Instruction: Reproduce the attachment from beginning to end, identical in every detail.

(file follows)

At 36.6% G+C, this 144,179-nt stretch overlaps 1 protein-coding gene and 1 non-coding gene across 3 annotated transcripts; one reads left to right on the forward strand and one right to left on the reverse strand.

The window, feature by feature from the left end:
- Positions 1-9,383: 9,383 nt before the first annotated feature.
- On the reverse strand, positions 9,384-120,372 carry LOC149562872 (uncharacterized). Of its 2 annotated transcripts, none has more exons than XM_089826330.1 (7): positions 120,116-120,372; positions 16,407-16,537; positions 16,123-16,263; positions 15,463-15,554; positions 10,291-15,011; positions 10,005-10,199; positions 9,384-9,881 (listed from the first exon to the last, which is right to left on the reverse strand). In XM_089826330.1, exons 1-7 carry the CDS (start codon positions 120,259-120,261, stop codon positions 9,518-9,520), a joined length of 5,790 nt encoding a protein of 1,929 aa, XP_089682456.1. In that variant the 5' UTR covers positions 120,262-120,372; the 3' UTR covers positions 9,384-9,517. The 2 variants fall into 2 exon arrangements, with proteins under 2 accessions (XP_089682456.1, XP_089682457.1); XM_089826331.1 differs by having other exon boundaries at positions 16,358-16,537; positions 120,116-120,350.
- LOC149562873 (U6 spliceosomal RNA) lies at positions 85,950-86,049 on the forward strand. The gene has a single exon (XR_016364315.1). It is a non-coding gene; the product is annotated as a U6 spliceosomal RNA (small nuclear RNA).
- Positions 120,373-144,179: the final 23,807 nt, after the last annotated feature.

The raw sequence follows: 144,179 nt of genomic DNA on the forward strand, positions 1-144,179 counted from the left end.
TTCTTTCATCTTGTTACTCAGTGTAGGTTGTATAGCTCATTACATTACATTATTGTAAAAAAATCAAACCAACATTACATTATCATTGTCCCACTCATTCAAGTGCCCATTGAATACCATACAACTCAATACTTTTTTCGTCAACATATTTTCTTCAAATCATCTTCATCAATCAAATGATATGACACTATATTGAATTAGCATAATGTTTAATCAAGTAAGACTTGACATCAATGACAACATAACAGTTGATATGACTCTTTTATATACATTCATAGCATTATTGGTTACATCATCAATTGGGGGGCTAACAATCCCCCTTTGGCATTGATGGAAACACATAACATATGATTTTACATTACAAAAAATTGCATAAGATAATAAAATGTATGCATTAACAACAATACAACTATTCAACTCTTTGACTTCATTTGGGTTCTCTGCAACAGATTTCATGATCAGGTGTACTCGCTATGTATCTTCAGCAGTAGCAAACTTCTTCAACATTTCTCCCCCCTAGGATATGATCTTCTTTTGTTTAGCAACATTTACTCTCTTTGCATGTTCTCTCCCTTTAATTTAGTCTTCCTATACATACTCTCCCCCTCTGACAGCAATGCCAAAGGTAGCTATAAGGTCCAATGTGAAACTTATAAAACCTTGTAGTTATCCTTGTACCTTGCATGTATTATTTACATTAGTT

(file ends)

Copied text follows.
At 36.6% G+C, this 144,179-nt stretch overlaps 1 protein-coding gene and 1 non-coding gene across 3 annotated transcripts; one reads left to right on the forward strand and one right to left on the reverse strand.

The window, feature by feature from the left end:
- Positions 1-9,383: 9,383 nt before the first annotated feature.
- On the reverse strand, positions 9,384-120,372 carry LOC149562872 (uncharacterized). Of its 2 annotated transcripts, none has more exons than XM_089826330.1 (7): positions 120,116-120,372; positions 16,407-16,537; positions 16,123-16,263; positions 15,463-15,554; positions 10,291-15,011; positions 10,005-10,199; positions 9,384-9,881 (listed from the first exon to the last, which is right to left on the reverse strand). In XM_089826330.1, exons 1-7 carry the CDS (start codon positions 120,259-120,261, stop codon positions 9,518-9,520), a joined length of 5,790 nt encoding a protein of 1,929 aa, XP_089682456.1. In that variant the 5' UTR covers positions 120,262-120,372; the 3' UTR covers positions 9,384-9,517. The 2 variants fall into 2 exon arrangements, with proteins under 2 accessions (XP_089682456.1, XP_089682457.1); XM_089826331.1 differs by having other exon boundaries at positions 16,358-16,537; positions 120,116-120,350.
- LOC149562873 (U6 spliceosomal RNA) lies at positions 85,950-86,049 on the forward strand. The gene has a single exon (XR_016364315.1). It is a non-coding gene; the product is annotated as a U6 spliceosomal RNA (small nuclear RNA).
- Positions 120,373-144,179: the final 23,807 nt, after the last annotated feature.

The raw sequence follows: 144,179 nt of genomic DNA on the forward strand, positions 1-144,179 counted from the left end.
TTCTTTCATCTTGTTACTCAGTGTAGGTTGTATAGCTCATTACATTACATTATTGTAAAAAAATCAAACCAACATTACATTATCATTGTCCCACTCATTCAAGTGCCCATTGAATACCATACAACTCAATACTTTTTTCGTCAACATATTTTCTTCAAATCATCTTCATCAATCAAATGATATGACACTATATTGAATTAGCATAATGTTTAATCAAGTAAGACTTGACATCAATGACAACATAACAGTTGATATGACTCTTTTATATACATTCATAGCATTATTGGTTACATCATCAATTGGGGGGCTAACAATCCCCCTTTGGCATTGATGGAAACACATAACATATGATTTTACATTACAAAAAATTGCATAAGATAATAAAATGTATGCATTAACAACAATACAACTATTCAACTCTTTGACTTCATTTGGGTTCTCTGCAACAGATTTCATGATCAGGTGTACTCGCTATGTATCTTCAGCAGTAGCAAACTTCTTCAACATTTCTCCCCCCTAGGATATGATCTTCTTTTGTTTAGCAACATTTACTCTCTTTGCATGTTCTCTCCCTTTAATTTAGTCTTCCTATACATACTCTCCCCCTCTGACAGCAATGCCAAAGGTAGCTATAAGGTCCAATGTGAAACTTATAAAACCTTGTAGTTATCCTTGTACCTTGCATGTATTATTTACATTAGTT